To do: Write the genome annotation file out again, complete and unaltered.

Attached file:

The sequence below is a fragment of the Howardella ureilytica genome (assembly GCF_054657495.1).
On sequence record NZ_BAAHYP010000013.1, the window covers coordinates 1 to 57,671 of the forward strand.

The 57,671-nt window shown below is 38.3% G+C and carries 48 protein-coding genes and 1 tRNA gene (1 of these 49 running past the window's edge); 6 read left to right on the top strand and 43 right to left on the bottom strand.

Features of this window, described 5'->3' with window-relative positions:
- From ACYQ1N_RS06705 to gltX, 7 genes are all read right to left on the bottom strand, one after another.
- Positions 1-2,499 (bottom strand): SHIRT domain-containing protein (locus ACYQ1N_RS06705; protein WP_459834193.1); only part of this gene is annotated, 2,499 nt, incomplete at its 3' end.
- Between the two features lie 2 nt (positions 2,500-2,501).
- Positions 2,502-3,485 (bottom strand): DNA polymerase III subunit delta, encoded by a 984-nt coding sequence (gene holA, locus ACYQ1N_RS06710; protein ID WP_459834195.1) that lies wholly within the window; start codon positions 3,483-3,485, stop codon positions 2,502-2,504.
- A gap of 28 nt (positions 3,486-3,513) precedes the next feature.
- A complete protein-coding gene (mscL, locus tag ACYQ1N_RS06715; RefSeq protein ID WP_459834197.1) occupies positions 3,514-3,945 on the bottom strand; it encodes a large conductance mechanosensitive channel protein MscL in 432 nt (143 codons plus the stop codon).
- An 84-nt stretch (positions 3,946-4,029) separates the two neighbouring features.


The sequence below is a fragment of the Howardella ureilytica genome (assembly GCF_054657495.1).
On sequence record NZ_BAAHYP010000013.1, the window covers coordinates 1 to 57,671 of the forward strand.

The 57,671-nt window shown below is 38.3% G+C and carries 48 protein-coding genes and 1 tRNA gene (1 of these 49 running past the window's edge); 6 read left to right on the top strand and 43 right to left on the bottom strand.

Features of this window, described 5'->3' with window-relative positions:
- From ACYQ1N_RS06705 to gltX, 7 genes are all read right to left on the bottom strand, one after another.
- Positions 1-2,499 (bottom strand): SHIRT domain-containing protein (locus ACYQ1N_RS06705; protein WP_459834193.1); only part of this gene is annotated, 2,499 nt, incomplete at its 3' end.
- Between the two features lie 2 nt (positions 2,500-2,501).
- Positions 2,502-3,485 (bottom strand): DNA polymerase III subunit delta, encoded by a 984-nt coding sequence (gene holA, locus ACYQ1N_RS06710; protein ID WP_459834195.1) that lies wholly within the window; start codon positions 3,483-3,485, stop codon positions 2,502-2,504.
- A gap of 28 nt (positions 3,486-3,513) precedes the next feature.
- A complete protein-coding gene (mscL, locus tag ACYQ1N_RS06715; RefSeq protein ID WP_459834197.1) occupies positions 3,514-3,945 on the bottom strand; it encodes a large conductance mechanosensitive channel protein MscL in 432 nt (143 codons plus the stop codon).
- An 84-nt stretch (positions 3,946-4,029) separates the two neighbouring features.